Turn your couch potatoes into bean bag bookworms: How to use playing as learning

playing-as-learning-kids-writing-while-armwrestling

Students arm wrestling and writing, an example of playing as learning.

Do your kids love watching TV and movies, or do they play LOTS of video games?

You’ve tried limiting their time in these activities, but it’s hard to keep them busy in the summer without them crying, “I’m bored!” and you feel like their not really learning or growing.

 

Let’s engage them by using their playing as learning.

 

 

Skip the next section if you’re in a hurry

Some of you need immediate resources to get your kids writing and thinking this summer, and you don’t have time to slog through the sciency stuff that I’m going to talk about next.

 

I get it. No worries.

 

Just skip down to the section titled “Play the What If …? game.” Read that and download the PDF. It’s ready to use with little to no prep.

 

 

playing-as-learning-the-what-if-game

For the rest of us, let’s talk about why it’s hard to craft fun educational experiences. Then I’ll share a strategy with you so you can use playing as learning.

 

Why it’s hard to use playing as learning

Have you already tried engaging your kids in playing as learning? If you have, that’s awesome! I’d love to hear what you did and how it worked! Email me or leave a comment.

 

It’s hard use playing as learning. You try to get your kids to write about a video game and suddenly the video game becomes un-fun. It’s called the “creepy treehouse effect.”

 

Here’s what that means: Imagine your neighbor builds an epic, three-story treehouse, equipped with elevators, slides, dumbwaiters, a drawbridge, and a squirt gun cannon. That’s an awesome tree house, but there’s a problem. Your neighbor is a 40-year-old single man. He invites all the kids over to play in his treehouse, but do you feel comfortable about it? Probably not.

 

Sometimes kids can feel like that when their parents invade their “play zones”—Legos, video games, movies, TV, etc. and try to use it for education. If you’re not careful, they feel like you’re a little creepy and this is weird, and they don’t want to play in your treehouse. Students often resist “educationized” games.

 

Two ways to avoid the “creepy treehouse effect”

In the last several years, high school teachers and college professors have been using computer games likeWorld of Warcraft and Minecraft to get students to write. In fact, there are several games published over the last couple decades that were designed with the purpose of getting kids to learn through play while avoiding the “creepy treehouse effect” (more on that next week).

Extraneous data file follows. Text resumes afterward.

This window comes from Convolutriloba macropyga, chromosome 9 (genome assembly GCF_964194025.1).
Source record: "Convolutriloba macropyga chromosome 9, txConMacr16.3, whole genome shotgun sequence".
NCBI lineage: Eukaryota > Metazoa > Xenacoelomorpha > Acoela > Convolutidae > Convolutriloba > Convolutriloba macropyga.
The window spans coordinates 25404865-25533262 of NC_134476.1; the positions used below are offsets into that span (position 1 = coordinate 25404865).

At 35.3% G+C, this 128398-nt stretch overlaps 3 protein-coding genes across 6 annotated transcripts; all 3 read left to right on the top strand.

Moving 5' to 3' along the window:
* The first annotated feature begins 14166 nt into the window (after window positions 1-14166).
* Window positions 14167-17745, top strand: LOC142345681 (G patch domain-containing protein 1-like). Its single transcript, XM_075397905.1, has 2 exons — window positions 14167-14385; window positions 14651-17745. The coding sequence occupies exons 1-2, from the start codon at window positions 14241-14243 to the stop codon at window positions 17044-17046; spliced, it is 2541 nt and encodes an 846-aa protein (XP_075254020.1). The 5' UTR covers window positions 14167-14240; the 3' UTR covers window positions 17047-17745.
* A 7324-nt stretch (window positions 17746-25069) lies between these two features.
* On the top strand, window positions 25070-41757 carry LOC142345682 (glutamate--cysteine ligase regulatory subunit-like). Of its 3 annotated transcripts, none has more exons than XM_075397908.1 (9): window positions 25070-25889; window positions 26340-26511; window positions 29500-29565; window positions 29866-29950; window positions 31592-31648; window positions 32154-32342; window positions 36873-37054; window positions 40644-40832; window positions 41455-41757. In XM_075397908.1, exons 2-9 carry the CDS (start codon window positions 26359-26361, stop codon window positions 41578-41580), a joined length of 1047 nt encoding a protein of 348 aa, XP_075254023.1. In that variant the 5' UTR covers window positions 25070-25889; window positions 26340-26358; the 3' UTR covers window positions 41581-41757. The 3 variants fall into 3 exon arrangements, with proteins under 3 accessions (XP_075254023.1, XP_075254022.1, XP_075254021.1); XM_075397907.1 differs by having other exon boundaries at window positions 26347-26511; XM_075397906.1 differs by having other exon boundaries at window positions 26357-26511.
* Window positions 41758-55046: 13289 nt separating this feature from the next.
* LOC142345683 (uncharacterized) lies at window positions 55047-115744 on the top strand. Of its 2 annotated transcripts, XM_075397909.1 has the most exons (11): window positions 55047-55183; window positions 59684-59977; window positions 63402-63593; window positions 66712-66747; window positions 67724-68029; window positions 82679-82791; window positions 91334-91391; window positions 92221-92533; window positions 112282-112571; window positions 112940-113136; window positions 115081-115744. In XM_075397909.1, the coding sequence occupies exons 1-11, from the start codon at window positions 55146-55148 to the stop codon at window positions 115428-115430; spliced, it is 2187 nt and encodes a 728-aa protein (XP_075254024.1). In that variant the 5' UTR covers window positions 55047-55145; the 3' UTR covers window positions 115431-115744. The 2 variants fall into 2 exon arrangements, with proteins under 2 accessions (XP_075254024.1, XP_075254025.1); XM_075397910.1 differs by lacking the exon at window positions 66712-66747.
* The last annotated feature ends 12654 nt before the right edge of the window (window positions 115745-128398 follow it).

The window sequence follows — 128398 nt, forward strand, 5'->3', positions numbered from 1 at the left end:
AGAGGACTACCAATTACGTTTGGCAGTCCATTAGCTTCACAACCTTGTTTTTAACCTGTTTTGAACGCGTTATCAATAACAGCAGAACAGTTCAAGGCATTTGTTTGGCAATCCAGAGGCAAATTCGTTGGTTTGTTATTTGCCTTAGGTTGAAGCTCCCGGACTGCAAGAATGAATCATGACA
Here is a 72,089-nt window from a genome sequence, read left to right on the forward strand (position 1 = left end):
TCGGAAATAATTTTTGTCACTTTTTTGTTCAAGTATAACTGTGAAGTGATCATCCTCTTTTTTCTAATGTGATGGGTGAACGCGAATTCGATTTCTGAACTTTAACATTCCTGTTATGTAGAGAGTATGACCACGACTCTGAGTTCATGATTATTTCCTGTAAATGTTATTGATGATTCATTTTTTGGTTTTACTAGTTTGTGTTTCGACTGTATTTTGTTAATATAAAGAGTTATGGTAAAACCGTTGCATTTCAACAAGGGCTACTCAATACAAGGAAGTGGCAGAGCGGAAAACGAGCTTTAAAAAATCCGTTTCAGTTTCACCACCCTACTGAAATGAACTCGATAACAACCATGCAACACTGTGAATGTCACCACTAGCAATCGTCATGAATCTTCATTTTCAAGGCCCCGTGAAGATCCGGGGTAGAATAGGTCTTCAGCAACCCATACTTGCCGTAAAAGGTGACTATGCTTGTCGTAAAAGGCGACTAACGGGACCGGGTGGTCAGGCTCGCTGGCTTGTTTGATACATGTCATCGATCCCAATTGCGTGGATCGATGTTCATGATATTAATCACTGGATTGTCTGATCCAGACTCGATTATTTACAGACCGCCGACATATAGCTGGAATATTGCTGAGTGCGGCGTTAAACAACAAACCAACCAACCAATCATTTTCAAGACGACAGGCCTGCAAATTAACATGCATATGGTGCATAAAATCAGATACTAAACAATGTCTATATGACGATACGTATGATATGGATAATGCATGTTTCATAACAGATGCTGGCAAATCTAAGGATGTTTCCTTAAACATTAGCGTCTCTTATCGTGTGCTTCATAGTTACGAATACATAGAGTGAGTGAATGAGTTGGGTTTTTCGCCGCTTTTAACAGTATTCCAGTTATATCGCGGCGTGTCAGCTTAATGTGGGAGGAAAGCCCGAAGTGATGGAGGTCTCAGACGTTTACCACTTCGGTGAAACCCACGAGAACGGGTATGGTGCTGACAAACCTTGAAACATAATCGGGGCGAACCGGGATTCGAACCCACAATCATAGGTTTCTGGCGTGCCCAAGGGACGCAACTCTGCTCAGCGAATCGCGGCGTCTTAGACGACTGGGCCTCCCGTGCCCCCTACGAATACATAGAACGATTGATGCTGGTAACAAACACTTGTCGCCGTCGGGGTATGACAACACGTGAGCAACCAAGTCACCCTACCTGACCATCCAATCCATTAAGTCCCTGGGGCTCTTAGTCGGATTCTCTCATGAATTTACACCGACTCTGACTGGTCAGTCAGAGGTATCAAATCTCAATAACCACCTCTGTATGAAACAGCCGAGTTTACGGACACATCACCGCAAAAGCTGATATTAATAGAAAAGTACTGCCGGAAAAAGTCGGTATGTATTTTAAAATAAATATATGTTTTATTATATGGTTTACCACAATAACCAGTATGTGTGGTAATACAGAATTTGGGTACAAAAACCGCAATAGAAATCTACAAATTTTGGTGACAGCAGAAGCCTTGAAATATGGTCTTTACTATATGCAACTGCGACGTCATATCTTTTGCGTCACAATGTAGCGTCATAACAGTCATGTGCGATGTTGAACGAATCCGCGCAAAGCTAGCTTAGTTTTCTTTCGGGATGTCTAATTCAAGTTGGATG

Resistance comes when you say something like, “Today we’re going to play Minecraft, and you’re going to write about it.”

 

Eye rolls.

 

You are now the creepy treehouse man.

 

Over the next 2 posts, I’m going to share 2 strategies to avoid the “creepy treehouse effect” and get your kids learning through play:

  1. Don’t interrupt playing with your “adultness”
  2. Craft experiences that are first fun and second educational (next week’s topic)

 

I will also be linking to free resources to help you use these strategies.

 

Playing as learning strategy #1: Don’t Interrupt playing with your “adultness”

So here’s your first strategy: You gotta let them play without getting in the way. Let them enjoy the playing experience without a catch. This is hard to do because adults think differently than kids. We tend to feel that playing is not “real learning.”

 

Humans (especially kids), however, are wired to learn from play. So use that wiring. Let your students enjoy a full movie, show, or segment of a video game. Don’t make them take notes or try to make the experience “learning friendly.” That gets “creepy.” (There are ways to integrate learning directly into these experiences, but we’ll discuss that next week.)

 

Let them enjoy the experience.

 

Period.

 

Doing this will help them lower their guard, and they will often “invite” you into their experience. You are not the “invader” anymore; you are a participant, and as a participant, you can ask natural questions after the experience to help them think critically without them getting creeped out.

 

Then, after an experience, transition into a learning experience. Ask them a fun question about the movie—even something as simple as, “What did you like about it?”

 

Get them talking and interacting with the movie. Don’t sound too intellectual about it. Just engage them in conversation.

 

Then, take it a step further by playing the What If …? game.

 

Play the What If …? game

 

playing-as-learning-the-what-if-game

One amazing (and fun!) way to turn your couch potatoes into bean bag book worms is to get them hooked on actively participating in the media they consume. Instead of just watching movies and shows or just playing video games, you get them to think through them—and hopefully inspire them to write their own stories in the process.

 

In the What If…? game, your students will create new stories from shows, movies, video games, and books.

 

This requires little to no prep, but it does require you to engage with them personally. You have to be a participant for this to work. Otherwise, you run the risk of being the “creepy treehouse man” (see above).

 

You can play this game with as few or as many players as you wish.

 

The game involves asking “what if” questions about a movie/show/video game that changes the story in some way. Then you can discuss what would happen if the “what if” question were true. It often leads to laughter, silliness, and—gasp—inspiration to write!

Download the free printable PDF game here.